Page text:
Coles County Historic Preservation Advisory Council Members
Conduct Architectural Reconnaissance Survey
of Mattoon's Lumpkin Heights Subdivision

L-R Joyce St. Michael, Carolyn Cloyd, Lori Henderson, Earl Halbe and Kit Morice in the foreground of 320 Wabash

Members of the CCHPAC began conducting on September 12, 2015 a reconnaissance survey of the architectural styles of residential properties located within Mattoon's Lumpkin Heights subdivision. The Council's primary objective in carrying out this survey was to assess both the the number and variety of styles found in this very attractive area. They are considering how this information may be used in educational programming and in other ways.

The Lumpkin Heights subdivision dates to 1915 and was a real estate development initiative undertaken by Mattoon's Lumpkin family. Located on the east side of Mattoon, the subdivision is generally bounded by Logan and 6th Streets on a north/south axis and Charleston and Lafayette Avenues on the east/west axis.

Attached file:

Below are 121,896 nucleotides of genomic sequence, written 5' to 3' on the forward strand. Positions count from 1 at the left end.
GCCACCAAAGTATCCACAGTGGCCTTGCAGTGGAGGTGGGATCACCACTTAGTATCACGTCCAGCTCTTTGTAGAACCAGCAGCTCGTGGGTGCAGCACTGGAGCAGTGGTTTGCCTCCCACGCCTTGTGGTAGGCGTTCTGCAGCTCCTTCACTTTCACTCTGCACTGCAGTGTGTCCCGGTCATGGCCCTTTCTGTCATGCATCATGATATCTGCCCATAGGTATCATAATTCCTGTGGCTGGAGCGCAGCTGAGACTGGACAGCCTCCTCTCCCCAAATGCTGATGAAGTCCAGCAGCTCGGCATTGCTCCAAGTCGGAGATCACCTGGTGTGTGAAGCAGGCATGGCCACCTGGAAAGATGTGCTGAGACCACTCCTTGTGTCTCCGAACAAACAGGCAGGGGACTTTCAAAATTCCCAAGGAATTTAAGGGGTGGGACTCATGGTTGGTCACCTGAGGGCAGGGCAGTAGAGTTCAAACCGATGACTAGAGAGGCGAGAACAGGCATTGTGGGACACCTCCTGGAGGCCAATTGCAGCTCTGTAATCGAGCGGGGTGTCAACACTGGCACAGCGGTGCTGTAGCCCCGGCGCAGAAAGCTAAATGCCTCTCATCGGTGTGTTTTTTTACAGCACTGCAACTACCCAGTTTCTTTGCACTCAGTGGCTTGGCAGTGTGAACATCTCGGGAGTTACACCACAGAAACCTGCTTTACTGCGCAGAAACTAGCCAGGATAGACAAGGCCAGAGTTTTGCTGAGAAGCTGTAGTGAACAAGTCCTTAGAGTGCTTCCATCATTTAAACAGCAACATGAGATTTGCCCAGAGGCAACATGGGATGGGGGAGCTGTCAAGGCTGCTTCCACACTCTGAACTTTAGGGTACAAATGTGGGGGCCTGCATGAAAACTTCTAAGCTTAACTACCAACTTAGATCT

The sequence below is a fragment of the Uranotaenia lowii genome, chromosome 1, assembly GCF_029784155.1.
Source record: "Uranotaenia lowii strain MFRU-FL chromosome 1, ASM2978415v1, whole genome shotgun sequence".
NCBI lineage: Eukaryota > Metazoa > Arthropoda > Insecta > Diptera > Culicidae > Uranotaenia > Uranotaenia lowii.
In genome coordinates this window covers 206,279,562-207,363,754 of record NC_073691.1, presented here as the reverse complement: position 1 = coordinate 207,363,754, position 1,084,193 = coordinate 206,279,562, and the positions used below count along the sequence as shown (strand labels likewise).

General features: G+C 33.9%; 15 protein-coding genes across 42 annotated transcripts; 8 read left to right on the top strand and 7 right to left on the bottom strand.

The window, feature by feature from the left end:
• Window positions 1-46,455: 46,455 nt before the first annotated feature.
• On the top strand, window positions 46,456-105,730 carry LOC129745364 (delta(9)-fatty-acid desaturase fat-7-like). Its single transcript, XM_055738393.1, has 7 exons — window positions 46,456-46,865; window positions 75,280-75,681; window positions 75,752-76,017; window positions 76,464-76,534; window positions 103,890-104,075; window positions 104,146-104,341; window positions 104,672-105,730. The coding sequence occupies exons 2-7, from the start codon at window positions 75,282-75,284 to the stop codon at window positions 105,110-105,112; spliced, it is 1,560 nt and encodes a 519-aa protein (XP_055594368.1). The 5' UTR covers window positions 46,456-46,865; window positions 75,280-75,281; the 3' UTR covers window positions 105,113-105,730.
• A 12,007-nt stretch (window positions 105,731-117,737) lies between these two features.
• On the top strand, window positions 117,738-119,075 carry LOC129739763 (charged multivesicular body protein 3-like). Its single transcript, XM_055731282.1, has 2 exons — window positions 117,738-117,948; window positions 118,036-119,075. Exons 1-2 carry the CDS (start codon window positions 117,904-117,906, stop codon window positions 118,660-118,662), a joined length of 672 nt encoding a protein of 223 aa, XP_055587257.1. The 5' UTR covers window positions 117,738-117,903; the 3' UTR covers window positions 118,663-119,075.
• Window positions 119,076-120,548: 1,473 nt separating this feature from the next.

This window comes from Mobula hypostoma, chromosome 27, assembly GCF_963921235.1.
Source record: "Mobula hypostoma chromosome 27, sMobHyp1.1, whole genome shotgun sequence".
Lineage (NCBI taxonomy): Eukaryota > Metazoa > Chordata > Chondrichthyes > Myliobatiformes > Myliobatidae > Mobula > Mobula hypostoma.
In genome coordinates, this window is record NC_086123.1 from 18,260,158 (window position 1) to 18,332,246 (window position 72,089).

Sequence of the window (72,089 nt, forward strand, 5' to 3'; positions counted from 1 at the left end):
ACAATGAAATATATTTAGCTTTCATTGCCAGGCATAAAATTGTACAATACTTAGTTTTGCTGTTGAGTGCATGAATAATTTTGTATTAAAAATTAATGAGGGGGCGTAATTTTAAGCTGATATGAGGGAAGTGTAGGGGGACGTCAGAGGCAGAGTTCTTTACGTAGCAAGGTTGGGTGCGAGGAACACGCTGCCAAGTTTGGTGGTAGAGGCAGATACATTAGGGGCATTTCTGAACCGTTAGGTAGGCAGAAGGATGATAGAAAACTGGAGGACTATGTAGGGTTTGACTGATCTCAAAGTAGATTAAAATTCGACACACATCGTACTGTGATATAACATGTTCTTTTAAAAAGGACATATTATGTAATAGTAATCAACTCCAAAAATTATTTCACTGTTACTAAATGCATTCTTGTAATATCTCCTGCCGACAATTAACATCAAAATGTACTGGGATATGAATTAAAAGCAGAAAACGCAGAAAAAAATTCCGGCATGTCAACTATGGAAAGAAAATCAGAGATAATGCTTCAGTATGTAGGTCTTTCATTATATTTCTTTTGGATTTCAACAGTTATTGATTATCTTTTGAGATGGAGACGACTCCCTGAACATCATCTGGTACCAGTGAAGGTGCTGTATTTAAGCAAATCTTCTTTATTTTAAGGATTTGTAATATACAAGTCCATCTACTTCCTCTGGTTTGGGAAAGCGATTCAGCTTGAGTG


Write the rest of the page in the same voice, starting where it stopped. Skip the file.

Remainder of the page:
Council members determined that Lumpkin Heights includes good examples of early/mid-20th century residential architecture. Dominant styles found within the subdivision include craftsman, Tudor, colonial revival, mid-century modern, and ranch. A high percentage of the approximately 100 properties surveyed retain their historic integrity. Several examples of the styles that are found in this interesting subdivision are pictured.

320 Wabash Avenue - Sears Osborn House.
Craftsman Bungalow offered for sale from 1915 to 1929

(picture below).
5 Lafayette Avenue/Curyea House -
Locally rare Second Empire Style, ca. 1870s

(picture below).
221 Wabash Avenue -
Tudor Style, ca. 1930

(picture below).
520 Wabash Avenue/Manor Apartments -
Mid-Century Modern Style multi-family building, 1948

(picture below).
145 Charleston Avenue/Rose House -
Mid-century Modern/Contemporary, ca. 1955

(picture below)
6th Street and Wabash Avenue Gateway
(Urban Furniture) with brick street (Wabash Avenue)
in the background

(pictured below)
Council member Steve Thompson poses on his childhood neighborhood "jungle-gym."